Gilmore City, Iowa
"Iowa's Limestone Capital"
|• Total||1.24 sq mi (3.21 km2)|
|• Land||1.24 sq mi (3.21 km2)|
|• Water||0.00 sq mi (0.00 km2)|
|Elevation||1,224 ft (373 m)|
|• Density||393.06/sq mi (151.76/km2)|
|Time zone||UTC-6 (Central (CST))|
|• Summer (DST)||UTC-5 (CDT)|
|GNIS feature ID||0456906|
|Website||Official website of Gilmore City, Iowa|
Gilmore City was originally known as Blooming Prairie. The name was changed to Gilmore City in the early 1880s. The city was named for Charles N. Gilmore. Gilmore was the superintendent of the Fort Dodge & Des Moines rail line and later became division superintendent after the road was leased by the Rock Island Railway Company. Gilmore died in Des Moines on April 5, 1912. The community was incorporated on April 16, 1887.
Two quarries known as the Midwest Limestone Quarry and the Hallett Quarry were opened north of Gilmore City. Quicklime and dimension stone production began at least as early as 1882, and was succeeded by cement and aggregate production. Fossil crinoids were discovered in the quarries 1929. The Midwest Limestone Quarry is currently known as the Moore Quarry, owned by Martin Marietta Inc.
Gilmore City is located at (42.730521, -94.442434).
According to the United States Census Bureau, the city has a total area of 1.25 square miles (3.24 km2), all land. It contains one neighborhood, Stein's Rockin R Mobile Home Park, Iowa, on the Pocahontas side of town.
|Source:"U.S. Census website". United States Census Bureau. Retrieved March 28, 2020. and Iowa Data Center|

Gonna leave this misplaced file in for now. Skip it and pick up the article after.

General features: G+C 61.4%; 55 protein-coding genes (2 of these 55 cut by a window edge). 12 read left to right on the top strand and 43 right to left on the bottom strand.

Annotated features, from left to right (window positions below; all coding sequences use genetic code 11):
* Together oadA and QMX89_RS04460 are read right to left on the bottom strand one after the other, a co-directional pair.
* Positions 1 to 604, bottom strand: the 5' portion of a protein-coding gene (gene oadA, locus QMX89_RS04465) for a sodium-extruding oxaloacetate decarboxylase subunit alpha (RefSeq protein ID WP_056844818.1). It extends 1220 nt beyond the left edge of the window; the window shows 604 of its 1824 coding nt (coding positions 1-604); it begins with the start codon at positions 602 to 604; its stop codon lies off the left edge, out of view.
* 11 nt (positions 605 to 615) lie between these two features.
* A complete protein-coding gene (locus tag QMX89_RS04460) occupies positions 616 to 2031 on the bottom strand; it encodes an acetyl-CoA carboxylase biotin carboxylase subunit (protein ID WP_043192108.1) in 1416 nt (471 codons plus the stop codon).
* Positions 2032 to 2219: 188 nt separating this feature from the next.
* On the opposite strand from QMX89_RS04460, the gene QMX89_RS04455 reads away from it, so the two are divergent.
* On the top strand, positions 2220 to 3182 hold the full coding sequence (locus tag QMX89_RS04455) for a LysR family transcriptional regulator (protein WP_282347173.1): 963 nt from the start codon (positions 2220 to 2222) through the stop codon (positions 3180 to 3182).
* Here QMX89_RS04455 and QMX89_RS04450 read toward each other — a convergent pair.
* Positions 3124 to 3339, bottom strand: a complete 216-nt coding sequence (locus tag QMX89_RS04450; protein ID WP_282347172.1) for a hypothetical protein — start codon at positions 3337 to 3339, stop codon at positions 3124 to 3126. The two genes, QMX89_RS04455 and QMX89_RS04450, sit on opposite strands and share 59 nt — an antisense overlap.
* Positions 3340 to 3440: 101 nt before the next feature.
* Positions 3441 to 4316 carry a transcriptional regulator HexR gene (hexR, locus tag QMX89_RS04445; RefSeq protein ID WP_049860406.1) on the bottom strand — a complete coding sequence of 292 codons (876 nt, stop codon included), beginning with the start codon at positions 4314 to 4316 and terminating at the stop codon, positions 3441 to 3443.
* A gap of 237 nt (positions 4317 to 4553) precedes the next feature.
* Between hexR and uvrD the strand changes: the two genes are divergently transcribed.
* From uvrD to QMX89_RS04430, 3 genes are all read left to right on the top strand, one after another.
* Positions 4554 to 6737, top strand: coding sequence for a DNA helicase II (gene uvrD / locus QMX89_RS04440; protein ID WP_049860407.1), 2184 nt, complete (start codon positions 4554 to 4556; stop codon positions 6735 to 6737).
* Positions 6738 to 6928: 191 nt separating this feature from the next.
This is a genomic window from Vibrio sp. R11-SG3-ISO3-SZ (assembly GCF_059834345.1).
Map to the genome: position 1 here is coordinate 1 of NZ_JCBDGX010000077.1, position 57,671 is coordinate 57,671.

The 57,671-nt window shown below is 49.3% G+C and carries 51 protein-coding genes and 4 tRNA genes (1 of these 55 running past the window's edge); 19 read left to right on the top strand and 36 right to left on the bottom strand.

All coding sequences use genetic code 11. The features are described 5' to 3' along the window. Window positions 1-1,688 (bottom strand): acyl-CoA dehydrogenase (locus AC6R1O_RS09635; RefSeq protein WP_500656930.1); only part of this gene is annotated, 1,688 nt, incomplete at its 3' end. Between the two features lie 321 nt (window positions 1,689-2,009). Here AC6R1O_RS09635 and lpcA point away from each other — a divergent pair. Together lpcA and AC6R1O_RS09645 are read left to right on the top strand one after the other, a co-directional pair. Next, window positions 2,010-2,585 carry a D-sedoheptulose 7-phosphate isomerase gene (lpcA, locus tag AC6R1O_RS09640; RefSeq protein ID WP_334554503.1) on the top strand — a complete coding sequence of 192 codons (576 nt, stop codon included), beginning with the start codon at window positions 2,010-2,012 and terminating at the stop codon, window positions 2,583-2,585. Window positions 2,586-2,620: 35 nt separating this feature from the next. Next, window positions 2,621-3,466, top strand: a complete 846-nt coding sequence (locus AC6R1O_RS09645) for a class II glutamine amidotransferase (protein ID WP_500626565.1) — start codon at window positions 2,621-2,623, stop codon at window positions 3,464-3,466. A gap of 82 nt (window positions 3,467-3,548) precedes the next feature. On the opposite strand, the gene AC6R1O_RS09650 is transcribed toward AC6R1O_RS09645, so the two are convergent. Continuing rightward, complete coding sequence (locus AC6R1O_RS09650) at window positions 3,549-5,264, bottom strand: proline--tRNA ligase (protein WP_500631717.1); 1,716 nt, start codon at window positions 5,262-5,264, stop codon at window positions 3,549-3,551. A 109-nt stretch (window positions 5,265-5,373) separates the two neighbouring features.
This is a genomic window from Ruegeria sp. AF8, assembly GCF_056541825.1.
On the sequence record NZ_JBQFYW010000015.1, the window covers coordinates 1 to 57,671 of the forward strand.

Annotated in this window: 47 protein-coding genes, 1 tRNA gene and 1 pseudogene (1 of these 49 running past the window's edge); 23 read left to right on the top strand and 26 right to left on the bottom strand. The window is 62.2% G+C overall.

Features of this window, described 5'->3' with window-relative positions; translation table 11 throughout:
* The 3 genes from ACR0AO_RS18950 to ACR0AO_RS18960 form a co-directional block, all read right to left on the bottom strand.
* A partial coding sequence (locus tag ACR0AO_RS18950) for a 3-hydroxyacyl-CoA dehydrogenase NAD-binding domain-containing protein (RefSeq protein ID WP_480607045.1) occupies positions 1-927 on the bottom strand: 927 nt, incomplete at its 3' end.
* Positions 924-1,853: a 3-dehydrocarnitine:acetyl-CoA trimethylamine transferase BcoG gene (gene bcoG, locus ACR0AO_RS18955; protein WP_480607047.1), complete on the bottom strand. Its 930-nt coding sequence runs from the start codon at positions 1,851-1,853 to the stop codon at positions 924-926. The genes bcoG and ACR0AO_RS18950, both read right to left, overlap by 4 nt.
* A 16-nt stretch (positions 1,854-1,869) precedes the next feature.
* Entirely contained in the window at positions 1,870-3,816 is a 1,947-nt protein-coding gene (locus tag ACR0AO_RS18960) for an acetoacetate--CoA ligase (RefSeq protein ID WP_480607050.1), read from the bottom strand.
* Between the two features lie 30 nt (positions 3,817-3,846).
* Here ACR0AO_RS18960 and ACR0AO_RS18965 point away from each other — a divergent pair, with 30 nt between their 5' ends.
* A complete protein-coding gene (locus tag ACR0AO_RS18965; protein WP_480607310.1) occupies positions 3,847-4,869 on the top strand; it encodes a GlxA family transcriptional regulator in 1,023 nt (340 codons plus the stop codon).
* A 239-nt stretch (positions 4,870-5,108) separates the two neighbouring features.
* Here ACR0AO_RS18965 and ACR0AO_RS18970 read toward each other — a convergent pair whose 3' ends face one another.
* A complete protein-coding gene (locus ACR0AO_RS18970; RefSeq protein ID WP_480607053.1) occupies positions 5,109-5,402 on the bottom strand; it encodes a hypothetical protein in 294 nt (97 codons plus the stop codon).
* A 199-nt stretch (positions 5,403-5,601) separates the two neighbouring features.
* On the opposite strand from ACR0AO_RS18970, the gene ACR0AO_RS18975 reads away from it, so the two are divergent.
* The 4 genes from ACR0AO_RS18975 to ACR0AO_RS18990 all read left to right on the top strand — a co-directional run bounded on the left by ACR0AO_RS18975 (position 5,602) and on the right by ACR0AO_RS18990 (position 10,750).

As of the census of 2010, there were 504 people, 239 households, and 136 families residing in the city. The population density was 403.2 inhabitants per square mile (155.7/km2). There were 277 housing units at an average density of 221.6 per square mile (85.6/km2). The racial makeup of the city was 97.8% White, 0.4% African American, 0.4% Asian, 0.4% from other races, and 1.0% from two or more races. Hispanic or Latino of any race were 1.6% of the population.
There were 239 households, of which 25.5% had children under the age of 18 living with them, 43.5% were married couples living together, 10.0% had a female householder with no husband present, 3.3% had a male householder with no wife present, and 43.1% were non-families. 38.5% of all households were made up of individuals, and 15.1% had someone living alone who was 65 years of age or older. The average household size was 2.11 and the average family size was 2.80.
The median age in the city was 45 years. 22.6% of residents were under the age of 18; 6.7% were between the ages of 18 and 24; 20.9% were from 25 to 44; 30.9% were from 45 to 64; and 19% were 65 years of age or older. The gender makeup of the city was 48.2% male and 51.8% female.
As of the census of 2000, there were 556 people, 257 households, and 160 families residing in the city. The population density was 448.5 inhabitants per square mile (173.2/km2). There were 272 housing units at an average density of 219.4 per square mile (84.7/km2). The racial makeup of the city was 98.38% White, 0.18% Asian, 0.90% from other races, and 0.54% from two or more races. Hispanic or Latino of any race were 1.08% of the population.